Couple .munication A Brief Guide To Improving Your Listening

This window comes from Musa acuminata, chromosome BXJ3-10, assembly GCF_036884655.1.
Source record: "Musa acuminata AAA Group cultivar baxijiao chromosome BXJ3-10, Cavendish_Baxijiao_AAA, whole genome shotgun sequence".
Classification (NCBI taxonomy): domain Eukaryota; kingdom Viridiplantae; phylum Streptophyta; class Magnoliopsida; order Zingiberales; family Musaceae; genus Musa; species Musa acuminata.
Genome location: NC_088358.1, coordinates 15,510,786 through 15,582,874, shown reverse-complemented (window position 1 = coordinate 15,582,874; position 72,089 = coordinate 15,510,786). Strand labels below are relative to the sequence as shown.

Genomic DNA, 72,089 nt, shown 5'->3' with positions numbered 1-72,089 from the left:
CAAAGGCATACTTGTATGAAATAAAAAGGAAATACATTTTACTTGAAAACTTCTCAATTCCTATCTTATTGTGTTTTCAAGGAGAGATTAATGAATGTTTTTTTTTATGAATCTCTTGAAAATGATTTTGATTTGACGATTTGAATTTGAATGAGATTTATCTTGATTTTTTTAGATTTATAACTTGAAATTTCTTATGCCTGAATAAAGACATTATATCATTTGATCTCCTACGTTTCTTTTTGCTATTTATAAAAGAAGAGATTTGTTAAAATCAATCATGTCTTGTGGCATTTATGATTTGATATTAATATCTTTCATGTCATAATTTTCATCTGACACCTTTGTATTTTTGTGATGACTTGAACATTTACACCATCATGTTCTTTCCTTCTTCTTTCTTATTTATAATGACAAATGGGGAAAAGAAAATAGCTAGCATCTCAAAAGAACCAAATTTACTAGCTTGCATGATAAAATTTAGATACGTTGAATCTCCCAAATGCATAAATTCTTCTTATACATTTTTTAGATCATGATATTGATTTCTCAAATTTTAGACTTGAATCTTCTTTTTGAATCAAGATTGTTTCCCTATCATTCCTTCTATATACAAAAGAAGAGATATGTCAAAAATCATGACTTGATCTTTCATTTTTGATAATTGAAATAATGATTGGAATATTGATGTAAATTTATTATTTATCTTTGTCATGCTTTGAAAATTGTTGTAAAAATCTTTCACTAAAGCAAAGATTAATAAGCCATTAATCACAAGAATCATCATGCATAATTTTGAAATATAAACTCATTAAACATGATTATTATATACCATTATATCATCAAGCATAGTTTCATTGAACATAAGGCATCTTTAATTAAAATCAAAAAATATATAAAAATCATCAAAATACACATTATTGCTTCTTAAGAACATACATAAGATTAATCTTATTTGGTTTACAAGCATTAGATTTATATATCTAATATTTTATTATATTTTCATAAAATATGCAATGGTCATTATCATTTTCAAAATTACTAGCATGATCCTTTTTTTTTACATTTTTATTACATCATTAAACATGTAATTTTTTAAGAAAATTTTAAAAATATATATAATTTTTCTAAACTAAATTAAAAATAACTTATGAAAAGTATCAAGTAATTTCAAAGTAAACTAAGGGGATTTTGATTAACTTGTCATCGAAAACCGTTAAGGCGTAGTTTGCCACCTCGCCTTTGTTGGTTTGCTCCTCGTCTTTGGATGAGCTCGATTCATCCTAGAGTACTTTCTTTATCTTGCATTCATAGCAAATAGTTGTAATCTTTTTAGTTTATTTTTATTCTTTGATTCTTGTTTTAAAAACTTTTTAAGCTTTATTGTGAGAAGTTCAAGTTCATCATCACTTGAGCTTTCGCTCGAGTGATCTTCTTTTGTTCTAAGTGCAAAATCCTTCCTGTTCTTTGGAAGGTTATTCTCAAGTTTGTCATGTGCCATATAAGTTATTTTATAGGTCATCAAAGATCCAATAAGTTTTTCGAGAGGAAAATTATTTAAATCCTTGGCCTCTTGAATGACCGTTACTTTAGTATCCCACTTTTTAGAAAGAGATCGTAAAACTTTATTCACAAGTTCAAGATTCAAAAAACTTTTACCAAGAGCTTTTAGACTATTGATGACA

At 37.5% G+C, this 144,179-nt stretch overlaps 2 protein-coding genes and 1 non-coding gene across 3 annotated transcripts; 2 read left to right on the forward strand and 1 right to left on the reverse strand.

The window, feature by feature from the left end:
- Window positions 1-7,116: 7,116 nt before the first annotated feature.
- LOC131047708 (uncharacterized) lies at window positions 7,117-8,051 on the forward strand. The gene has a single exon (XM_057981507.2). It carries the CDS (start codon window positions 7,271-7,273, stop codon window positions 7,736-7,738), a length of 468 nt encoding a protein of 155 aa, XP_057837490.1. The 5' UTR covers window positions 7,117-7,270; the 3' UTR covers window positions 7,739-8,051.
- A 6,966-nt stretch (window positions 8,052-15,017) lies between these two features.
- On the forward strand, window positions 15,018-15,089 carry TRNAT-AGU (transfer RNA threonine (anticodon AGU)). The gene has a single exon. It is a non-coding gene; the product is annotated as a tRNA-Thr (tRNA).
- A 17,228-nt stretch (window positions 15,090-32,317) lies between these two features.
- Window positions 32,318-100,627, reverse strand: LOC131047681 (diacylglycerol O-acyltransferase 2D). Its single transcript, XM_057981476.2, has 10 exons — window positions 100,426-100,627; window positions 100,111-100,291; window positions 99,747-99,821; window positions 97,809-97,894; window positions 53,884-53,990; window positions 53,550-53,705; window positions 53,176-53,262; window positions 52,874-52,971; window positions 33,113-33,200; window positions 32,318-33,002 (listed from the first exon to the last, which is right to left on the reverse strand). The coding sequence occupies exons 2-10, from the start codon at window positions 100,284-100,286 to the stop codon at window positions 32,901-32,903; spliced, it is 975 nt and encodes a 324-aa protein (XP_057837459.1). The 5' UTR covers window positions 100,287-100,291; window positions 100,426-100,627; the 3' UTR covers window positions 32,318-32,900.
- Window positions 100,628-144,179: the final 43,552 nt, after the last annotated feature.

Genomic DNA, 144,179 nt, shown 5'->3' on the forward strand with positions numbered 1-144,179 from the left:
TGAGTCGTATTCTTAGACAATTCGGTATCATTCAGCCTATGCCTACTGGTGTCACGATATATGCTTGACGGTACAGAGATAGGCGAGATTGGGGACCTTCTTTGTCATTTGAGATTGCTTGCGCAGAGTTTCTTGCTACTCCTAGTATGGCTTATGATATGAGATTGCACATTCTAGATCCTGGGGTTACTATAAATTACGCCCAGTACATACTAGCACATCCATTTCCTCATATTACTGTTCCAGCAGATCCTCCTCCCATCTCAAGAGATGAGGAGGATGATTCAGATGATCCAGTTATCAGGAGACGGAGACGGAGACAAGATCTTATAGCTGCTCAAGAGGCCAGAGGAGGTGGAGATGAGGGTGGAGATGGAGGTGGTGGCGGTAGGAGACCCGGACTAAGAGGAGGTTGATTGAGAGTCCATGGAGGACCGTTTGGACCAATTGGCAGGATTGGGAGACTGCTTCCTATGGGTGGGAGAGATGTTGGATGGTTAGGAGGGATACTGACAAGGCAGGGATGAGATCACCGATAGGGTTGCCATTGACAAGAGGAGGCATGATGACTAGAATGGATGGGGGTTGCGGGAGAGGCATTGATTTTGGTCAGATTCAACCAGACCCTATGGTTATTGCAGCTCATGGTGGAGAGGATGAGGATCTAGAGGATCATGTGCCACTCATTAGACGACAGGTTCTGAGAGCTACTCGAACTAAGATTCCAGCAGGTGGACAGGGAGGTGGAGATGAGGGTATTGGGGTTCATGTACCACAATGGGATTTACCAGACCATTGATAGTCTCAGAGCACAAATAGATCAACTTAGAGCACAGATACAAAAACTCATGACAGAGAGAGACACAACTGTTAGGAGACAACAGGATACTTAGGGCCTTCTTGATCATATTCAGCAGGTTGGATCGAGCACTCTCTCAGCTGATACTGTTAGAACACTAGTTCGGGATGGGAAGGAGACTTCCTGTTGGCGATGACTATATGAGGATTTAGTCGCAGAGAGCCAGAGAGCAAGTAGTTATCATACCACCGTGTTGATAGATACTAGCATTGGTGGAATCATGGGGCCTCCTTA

"Active listening" is a technique that assists in ability to hear the message that was actually sent. The ability to effectively listen is crucial to relationships. When teaching couples how to change how they talk to each other, active listening is stressed. Much of the time, a big part of the .municational problems that couples experience involves poor listening skills or habits. You cannot effectively .municate with your significant others is you cannot accurately "hear" what is being said. There is no effective .munication without effective listening. Without good .munication skills, there are no effecive problem solving skills. When there is no effective listening, the message sent and the message received are not the same message. Although this can happen for many other reasons, a failure to listen is often the source of the difficulty. The following are things that can interfere with effective listening: a. the assumption that it is not necessary to listen past a certain point, b. the listener believes that s/he already knows what the other person will say, and in effect, listens just long enough to confirm his/her belief, c) the listener ignores the other person while concentrating on their own response. These scenarios set the couple up for conflicts and circular arguing as each tries harder to be understood. Neither is listening to the other. What often appears to be focus or attention difficulties are merely lack of listening. Partners fail to listen deliberately or non-deliberately. To listen well, follow these suggestions: 1. Pay close attention to what is going on. 2. Concentrate on what they are saying. 3. Maintain eye contact without staring. 4. Don’t interrupt. 5. Don’t worry about what you are going to say until s/he is finished. 6. Practice active listening. Active listening is an especially helpful tool in the presence of perceptual "filters". Each partner .es into the relationship with a history of other interactions, .munications, unique meanings, and personal experiences. This collection of experiences and beliefs, attitudes, mood states, relationship event histories colors the information that we consume in the present. This emotional, attitudinal, and relationship background constitutes perceptual "filters". These filters are uniquely one’s own. No two people have exactly the same filters. The more long lasting and influential the experiences or the events, the more likely the filters will persist over time, and the more heavy the influence they play over perception in contemporary events. Practicing reflective listening can improve your ability to listen in general. Those perceptual filters can be "neutralized by challenging your own assumptions and beliefs. A couple of examples of filters include abandonment fear and ultrasensitivity to criticism. An active listening technique that is helpful is the use of the phrase, "What I hear you saying is…" This is only one example of reflective listening and feedback. Any clarifying question could serve as active listening. The point is that when you clarify a message, you are making sure that the message that you have received is the same messages as the one that was sent, or intended. Sometimes the process can still get derailed when the paraphrased "what I heard you saying" message is met with "that is not what I said", and then an argument ensues over which one is correct. Couples get derailed by arguing about what was actually said or not said in the first place. This is easily remedied by each person first and foremost ‘s messages. It helps to not concern yourself about who is right and who is wrong. A good phrase to remember for this situation is, "actually, what I intended to say was…" In trying to change up old .munication patterns, new behavior feels odd and un.fortable. Although it does not feel natural, the more that your practice active listening the more "normal" it will feel. One benefit for making the effort to practice this new behavior is that you can often eliminate most of your arguments with this simple new skill. Another is the fact that by carefully clarifying messages, you can discover your own themes in filters that color how you take in the contemporary events in your life. Once you identify your sensitivity to certain messages and themes, some of the power of those filters can be neutralized. If you know that you are sensitive to abandonment messages, you don’t have to panic when your partner says, "I’m starting to get angry in this discussion. I’m going to take a break and go to the store." In the past, instead of hearing that, you might have heard "I’m mad at you and I’m leaving you". If you have identified abandonment fear as a filter and your partner leaves in the middle of an argument, you can reassure yourself that your partner did not say that s/he was leaving you forever. When the message sent and the message received is the same message, there is less probability of self-reinforcing circular arguing. .munication exercises and training that have an active listening .ponent are especially helpful. Copyright (c) 2009 Peggy L. Ferguson, Ph.D. About the Author: 相关的主题文章: